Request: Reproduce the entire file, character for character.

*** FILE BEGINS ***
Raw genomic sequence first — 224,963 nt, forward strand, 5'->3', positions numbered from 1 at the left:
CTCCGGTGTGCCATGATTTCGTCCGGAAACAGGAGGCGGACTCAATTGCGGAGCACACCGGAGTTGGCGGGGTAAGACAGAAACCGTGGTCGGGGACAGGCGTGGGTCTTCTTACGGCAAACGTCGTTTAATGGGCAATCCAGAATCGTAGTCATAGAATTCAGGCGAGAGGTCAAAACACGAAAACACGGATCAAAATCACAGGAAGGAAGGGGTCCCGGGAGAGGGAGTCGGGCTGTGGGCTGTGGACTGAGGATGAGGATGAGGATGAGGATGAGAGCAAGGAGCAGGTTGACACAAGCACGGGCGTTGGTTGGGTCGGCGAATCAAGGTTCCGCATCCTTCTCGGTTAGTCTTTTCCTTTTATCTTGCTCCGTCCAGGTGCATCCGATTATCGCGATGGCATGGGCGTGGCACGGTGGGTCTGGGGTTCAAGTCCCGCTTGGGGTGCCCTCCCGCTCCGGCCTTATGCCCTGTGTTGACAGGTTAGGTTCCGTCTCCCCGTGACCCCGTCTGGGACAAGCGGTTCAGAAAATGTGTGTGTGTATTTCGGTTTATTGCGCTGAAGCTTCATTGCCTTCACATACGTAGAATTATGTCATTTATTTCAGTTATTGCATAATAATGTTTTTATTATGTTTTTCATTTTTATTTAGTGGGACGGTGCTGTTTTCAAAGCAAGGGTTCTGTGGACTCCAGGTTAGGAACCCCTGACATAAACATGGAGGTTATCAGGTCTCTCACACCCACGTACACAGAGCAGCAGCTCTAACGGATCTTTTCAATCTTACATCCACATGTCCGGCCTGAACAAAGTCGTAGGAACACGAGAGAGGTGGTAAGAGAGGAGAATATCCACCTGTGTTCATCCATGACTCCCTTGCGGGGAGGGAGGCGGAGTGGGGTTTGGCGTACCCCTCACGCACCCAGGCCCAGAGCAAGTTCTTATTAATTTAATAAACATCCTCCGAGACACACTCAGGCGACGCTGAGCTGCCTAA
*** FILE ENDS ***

Raw genomic sequence first — 224,963 nt, forward strand, 5'->3', positions numbered from 1 at the left:
CTCCGGTGTGCCATGATTTCGTCCGGAAACAGGAGGCGGACTCAATTGCGGAGCACACCGGAGTTGGCGGGGTAAGACAGAAACCGTGGTCGGGGACAGGCGTGGGTCTTCTTACGGCAAACGTCGTTTAATGGGCAATCCAGAATCGTAGTCATAGAATTCAGGCGAGAGGTCAAAACACGAAAACACGGATCAAAATCACAGGAAGGAAGGGGTCCCGGGAGAGGGAGTCGGGCTGTGGGCTGTGGACTGAGGATGAGGATGAGGATGAGGATGAGAGCAAGGAGCAGGTTGACACAAGCACGGGCGTTGGTTGGGTCGGCGAATCAAGGTTCCGCATCCTTCTCGGTTAGTCTTTTCCTTTTATCTTGCTCCGTCCAGGTGCATCCGATTATCGCGATGGCATGGGCGTGGCACGGTGGGTCTGGGGTTCAAGTCCCGCTTGGGGTGCCCTCCCGCTCCGGCCTTATGCCCTGTGTTGACAGGTTAGGTTCCGTCTCCCCGTGACCCCGTCTGGGACAAGCGGTTCAGAAAATGTGTGTGTGTATTTCGGTTTATTGCGCTGAAGCTTCATTGCCTTCACATACGTAGAATTATGTCATTTATTTCAGTTATTGCATAATAATGTTTTTATTATGTTTTTCATTTTTATTTAGTGGGACGGTGCTGTTTTCAAAGCAAGGGTTCTGTGGACTCCAGGTTAGGAACCCCTGACATAAACATGGAGGTTATCAGGTCTCTCACACCCACGTACACAGAGCAGCAGCTCTAACGGATCTTTTCAATCTTACATCCACATGTCCGGCCTGAACAAAGTCGTAGGAACACGAGAGAGGTGGTAAGAGAGGAGAATATCCACCTGTGTTCATCCATGACTCCCTTGCGGGGAGGGAGGCGGAGTGGGGTTTGGCGTACCCCTCACGCACCCAGGCCCAGAGCAAGTTCTTATTAATTTAATAAACATCCTCCGAGACACACTCAGGCGACGCTGAGCTGCCTAA